Last month, Google started to display real-time results in addition to the regular top 10 pages on their search result pages. The real-time results are meant to offer web searchers access to brand new news items as fast as possible.
The main element of Google's real-time results are tweets. Tweets are the real-time messages that Twitter users post on Twitter.com. Google's Amit Singhal, who led the development of Google's real-time search, recently revealed how Google ranks tweets in the real-time results.
There's some kind of PageRank just for tweets
Google's PageRank algorithm looks at the link structure of a web page. The more websites link to a website and the more websites link to the linking websites the more relevant is the linked website.
Tweets are not about links but about followers. On Twitter.com, people "follow" the comments of other Twitter users. The more followers a Twitter user has, the more reputable are the tweets of that user. If Twitter users that have many followers follow another Twitter user then these users will have a larger impact on the reputation of that user.
"It is more than a popularity contest", said Google's Amit Singhal. "One user following another in social media is analogous to one page linking to another on the Web. Both are a form of recommendation.
As high-quality pages link to another page on the Web, the quality of the linked-to page goes up. Likewise, in social media, as established users follow another user, the quality of the followed user goes up as well."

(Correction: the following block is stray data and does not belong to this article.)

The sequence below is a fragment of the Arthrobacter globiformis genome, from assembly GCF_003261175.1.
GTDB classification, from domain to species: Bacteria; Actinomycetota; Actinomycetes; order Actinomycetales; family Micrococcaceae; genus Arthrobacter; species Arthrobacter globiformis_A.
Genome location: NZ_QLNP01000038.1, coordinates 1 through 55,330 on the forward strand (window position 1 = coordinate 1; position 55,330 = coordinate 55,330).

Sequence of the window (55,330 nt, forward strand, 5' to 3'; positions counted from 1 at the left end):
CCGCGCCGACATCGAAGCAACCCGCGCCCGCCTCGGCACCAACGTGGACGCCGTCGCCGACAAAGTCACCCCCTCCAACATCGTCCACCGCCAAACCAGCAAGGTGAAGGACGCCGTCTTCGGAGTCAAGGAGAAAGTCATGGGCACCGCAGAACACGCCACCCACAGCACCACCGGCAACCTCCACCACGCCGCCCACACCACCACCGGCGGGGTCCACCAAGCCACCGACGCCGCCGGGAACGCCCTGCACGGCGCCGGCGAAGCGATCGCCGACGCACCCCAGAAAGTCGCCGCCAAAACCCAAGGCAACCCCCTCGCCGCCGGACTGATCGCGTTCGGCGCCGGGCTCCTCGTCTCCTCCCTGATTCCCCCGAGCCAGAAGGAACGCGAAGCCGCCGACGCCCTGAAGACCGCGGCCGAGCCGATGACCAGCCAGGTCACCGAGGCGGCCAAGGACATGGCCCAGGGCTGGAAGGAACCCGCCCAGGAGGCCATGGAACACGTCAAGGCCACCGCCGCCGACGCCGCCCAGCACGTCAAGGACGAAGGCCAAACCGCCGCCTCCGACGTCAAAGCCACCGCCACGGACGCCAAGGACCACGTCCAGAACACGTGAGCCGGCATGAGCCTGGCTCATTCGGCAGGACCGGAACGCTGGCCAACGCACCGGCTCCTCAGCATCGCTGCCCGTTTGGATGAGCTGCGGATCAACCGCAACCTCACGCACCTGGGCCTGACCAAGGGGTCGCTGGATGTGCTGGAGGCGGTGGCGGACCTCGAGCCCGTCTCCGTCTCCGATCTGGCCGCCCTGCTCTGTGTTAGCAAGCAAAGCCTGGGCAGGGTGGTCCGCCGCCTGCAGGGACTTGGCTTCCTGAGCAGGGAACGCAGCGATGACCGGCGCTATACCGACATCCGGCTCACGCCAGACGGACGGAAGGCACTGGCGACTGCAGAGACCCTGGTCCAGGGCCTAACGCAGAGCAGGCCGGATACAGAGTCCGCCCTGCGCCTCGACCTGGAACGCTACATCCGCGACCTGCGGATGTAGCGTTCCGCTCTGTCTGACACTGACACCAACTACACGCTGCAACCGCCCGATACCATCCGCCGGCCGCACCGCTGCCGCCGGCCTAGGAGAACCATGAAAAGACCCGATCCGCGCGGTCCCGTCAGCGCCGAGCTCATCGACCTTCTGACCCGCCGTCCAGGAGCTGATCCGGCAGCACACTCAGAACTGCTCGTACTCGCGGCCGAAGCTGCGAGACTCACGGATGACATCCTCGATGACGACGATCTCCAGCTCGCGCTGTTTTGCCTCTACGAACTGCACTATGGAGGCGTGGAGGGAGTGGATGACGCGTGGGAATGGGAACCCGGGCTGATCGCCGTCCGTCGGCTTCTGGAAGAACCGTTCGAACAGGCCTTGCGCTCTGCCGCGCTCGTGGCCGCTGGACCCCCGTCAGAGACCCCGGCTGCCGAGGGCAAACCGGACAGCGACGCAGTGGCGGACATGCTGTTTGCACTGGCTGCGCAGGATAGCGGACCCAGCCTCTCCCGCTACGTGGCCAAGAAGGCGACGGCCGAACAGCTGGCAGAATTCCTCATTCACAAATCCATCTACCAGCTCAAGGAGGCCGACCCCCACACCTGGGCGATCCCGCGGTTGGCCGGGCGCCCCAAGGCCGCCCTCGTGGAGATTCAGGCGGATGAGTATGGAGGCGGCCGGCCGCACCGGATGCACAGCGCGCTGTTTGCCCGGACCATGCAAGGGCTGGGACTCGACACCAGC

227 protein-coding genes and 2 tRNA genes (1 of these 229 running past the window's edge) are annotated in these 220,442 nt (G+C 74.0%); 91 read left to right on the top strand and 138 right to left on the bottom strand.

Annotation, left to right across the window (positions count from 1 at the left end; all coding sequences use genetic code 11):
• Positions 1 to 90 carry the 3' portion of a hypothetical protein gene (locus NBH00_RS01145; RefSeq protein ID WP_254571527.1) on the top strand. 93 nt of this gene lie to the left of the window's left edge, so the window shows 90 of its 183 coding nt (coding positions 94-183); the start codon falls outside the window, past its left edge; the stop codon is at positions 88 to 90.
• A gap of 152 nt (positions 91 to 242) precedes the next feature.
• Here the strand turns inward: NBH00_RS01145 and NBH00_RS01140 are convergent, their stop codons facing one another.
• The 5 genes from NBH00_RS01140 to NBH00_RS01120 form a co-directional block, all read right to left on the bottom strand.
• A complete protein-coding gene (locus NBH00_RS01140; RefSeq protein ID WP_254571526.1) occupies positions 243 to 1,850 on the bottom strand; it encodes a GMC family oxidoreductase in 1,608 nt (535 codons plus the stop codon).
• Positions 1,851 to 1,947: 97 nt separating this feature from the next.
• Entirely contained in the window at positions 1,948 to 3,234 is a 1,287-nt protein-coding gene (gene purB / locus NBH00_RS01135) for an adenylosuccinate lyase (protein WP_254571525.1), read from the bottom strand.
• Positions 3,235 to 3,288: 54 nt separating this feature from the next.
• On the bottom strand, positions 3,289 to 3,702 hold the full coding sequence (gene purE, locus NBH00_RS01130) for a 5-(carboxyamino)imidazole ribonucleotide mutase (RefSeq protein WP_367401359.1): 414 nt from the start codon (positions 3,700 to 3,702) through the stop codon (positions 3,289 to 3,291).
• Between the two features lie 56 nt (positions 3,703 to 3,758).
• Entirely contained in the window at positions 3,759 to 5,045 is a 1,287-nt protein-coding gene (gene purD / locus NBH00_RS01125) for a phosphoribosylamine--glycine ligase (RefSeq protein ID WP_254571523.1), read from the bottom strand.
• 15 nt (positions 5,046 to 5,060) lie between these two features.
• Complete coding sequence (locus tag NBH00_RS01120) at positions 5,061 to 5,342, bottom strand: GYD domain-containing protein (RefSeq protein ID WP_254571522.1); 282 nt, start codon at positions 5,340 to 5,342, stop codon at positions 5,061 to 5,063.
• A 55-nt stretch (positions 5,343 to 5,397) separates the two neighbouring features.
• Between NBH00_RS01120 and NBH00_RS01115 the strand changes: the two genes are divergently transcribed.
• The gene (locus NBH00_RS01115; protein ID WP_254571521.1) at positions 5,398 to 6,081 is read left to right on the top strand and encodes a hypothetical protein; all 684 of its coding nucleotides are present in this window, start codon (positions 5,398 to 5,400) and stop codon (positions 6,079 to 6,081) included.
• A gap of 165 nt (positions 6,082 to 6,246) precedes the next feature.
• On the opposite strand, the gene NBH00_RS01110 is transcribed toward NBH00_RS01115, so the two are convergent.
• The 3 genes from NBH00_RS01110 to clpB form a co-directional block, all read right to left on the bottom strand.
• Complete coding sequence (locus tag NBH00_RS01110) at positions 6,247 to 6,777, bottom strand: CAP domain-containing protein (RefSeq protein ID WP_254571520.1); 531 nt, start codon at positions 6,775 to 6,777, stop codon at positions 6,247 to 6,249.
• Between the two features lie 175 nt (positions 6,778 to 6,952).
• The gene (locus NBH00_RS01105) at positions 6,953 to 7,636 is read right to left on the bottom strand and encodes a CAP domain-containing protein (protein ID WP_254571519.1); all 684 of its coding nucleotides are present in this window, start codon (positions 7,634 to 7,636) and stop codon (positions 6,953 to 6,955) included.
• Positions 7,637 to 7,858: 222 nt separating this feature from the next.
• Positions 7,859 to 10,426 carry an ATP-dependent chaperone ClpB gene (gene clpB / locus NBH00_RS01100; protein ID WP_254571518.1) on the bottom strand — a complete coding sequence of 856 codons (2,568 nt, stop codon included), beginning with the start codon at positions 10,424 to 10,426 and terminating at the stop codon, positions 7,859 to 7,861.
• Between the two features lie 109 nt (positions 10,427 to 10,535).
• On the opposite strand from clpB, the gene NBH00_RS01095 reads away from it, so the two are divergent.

There are additional filters and algorithms
The follower reputation rank is only one of Google's methods to rank tweets:
Twitter users often use "hashtags" in their comments. Hashtags are symbols that start with a # followed by a popular topic, for example #earthquake.
If such a hashtag is included in a tweet, the tweet will show up in the real-time results when other Twitter users click the hashtag's topic word elsewhere on the site.
While hashtags can be useful to maximize the exposure of a tweet, they are also often abused for spamming. The wrong hashtags can serve as a red flag that triggers Google's spam filters.
Amit Singhal didn't go into the details but he said that Google modeled the hashtagging behavior in ways that tend to reduce the exposure of low-quality tweets.
3. The signal in the noise
There can be thousands of tweets that contain a very popular word such as "Obama". To find the relevant tweets, Google looks for "signals in the noise". Such a signal can be an increasing number of tweets that mention other words near mentions of "Obama", for example "Cambridge police". The tweets with the signals will be chosen for the real-time results.
The problem with Google's real-time results is that they don't last. The time and efforts that you have to invest in getting listed in Google's real-time results is better spent on optimization for Google's regular results.
If your website is listed in Google's regular results, it will usually stay there for a long time. Real-time results last only a few minutes (often less).